Article 50 triggers change for the UK’s immigration policy

Now that Article 50 has been triggered, we’ve started a process that will have significant implications for the UK’s immigration policy and EU migrant workers, says the CIPD. Furthermore, exiting the EU may also bring changes to our employment legislation and frameworks.

Figures already show a reduced flow of migrant workers from the EU into the UK since the referendum and the CIPD points out that there’s evidence that many EU workers are considering leaving the UK.

“It’s essential that the status and rights of EU migrants in the UK is confirmed early in the negotiations to give certainty to those individuals and help employers to retain vital skills as they plan their workforce development strategies for the future,” says Peter Cheese, chief executive of the CIPD.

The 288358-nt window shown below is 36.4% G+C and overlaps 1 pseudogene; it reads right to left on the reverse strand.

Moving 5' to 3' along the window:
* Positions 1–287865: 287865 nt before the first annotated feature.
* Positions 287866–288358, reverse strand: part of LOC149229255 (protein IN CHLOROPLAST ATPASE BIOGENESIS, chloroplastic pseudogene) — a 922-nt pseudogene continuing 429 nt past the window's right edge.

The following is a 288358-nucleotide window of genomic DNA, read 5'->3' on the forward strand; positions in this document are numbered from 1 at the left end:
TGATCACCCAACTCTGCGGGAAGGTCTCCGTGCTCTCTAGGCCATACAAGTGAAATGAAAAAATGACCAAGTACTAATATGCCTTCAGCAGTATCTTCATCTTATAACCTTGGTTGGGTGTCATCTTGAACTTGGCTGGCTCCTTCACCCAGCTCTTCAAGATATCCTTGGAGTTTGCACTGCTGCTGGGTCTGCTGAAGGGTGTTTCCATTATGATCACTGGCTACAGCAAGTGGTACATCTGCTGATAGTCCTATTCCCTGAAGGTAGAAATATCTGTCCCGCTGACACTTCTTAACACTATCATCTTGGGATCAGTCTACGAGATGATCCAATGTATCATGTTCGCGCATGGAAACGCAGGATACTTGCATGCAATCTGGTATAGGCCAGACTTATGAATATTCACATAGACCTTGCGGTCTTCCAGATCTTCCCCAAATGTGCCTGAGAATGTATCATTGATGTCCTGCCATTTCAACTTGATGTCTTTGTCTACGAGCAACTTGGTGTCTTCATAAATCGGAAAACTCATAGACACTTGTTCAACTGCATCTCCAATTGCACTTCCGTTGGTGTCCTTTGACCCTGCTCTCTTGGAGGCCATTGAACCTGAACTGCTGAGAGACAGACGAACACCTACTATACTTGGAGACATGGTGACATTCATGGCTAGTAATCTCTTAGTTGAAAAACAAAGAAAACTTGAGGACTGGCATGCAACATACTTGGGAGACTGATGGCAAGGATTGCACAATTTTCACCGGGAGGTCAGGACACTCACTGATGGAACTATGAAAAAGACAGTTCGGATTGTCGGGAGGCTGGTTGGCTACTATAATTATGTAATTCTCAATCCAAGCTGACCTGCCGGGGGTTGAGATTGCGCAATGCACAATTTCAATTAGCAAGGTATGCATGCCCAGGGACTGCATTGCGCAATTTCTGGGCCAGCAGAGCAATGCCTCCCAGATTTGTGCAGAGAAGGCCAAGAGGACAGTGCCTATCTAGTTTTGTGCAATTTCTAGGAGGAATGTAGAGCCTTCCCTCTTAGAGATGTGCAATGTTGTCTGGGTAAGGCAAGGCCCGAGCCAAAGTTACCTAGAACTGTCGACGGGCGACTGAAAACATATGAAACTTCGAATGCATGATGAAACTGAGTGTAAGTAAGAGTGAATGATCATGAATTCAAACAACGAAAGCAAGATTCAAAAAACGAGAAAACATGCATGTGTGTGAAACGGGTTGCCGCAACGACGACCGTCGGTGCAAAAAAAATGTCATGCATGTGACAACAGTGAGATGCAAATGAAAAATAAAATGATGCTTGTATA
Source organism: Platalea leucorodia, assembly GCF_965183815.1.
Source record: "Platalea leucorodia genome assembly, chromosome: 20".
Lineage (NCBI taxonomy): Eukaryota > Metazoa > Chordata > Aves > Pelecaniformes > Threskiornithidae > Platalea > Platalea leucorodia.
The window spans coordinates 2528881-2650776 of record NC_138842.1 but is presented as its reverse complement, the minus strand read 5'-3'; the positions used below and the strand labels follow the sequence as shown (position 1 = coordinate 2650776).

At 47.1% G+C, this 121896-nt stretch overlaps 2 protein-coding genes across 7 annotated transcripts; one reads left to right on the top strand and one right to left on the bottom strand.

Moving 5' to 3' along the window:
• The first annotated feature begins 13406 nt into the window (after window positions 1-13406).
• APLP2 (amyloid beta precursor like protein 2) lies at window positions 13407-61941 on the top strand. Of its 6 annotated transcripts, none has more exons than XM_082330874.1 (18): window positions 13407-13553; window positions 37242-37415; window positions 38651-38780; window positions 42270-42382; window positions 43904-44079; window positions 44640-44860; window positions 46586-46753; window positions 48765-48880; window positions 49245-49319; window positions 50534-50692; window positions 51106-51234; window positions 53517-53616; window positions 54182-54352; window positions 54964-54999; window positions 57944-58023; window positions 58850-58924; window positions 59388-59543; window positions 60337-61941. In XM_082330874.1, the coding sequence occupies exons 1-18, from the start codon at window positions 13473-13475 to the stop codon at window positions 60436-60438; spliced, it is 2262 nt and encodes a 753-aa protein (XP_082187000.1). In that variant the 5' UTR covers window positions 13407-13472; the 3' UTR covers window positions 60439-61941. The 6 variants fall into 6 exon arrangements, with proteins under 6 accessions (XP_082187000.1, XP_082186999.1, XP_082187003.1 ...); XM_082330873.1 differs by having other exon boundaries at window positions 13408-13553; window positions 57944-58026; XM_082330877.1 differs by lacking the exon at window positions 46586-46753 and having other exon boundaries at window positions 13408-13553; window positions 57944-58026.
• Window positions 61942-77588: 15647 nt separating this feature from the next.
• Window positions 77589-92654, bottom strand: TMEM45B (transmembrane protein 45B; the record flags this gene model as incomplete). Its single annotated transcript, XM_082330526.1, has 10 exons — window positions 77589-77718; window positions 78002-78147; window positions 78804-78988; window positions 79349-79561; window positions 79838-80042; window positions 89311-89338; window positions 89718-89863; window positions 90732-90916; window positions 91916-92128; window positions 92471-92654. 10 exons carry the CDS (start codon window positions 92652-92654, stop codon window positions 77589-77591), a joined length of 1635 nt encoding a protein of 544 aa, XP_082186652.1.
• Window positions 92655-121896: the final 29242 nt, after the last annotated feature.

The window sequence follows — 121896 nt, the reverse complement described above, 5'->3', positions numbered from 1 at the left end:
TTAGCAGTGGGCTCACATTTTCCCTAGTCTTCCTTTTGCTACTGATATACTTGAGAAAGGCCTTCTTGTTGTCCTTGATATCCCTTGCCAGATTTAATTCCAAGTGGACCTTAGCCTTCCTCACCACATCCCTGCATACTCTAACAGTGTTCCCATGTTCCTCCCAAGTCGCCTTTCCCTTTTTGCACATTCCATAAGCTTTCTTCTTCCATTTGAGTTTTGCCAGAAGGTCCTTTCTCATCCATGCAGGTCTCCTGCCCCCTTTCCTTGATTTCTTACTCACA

He adds that it’s crucial that the Government designs a flexible immigration system that meets the demands for greater control, but also enables UK organisations to access the workers and skills they need if they can’t access those skills from within the UK.

For more: see Brexit and EU National Immigration: What do we now know? by Vikki Wiberg, senior counsel at Taylor Wessing.

However, a “key area of concern” for many HR professionals is whether there will be any significant changes to employment rights and law, says Cheese. Our employment law is a mix of EU and UK based legislation and it would be “very complex and time-consuming to unpick for little, if any, real gains”, he says.

For more: see Brexit: what next for employers? written by David Whincup, partner at Squire Patton Boggs.

“It’s vital that employment rights don’t become a bargaining chip in the course of negotiations, while the Government should be focusing on more pressing issues such as migration and access to skills outside of the UK,” says Cheese.

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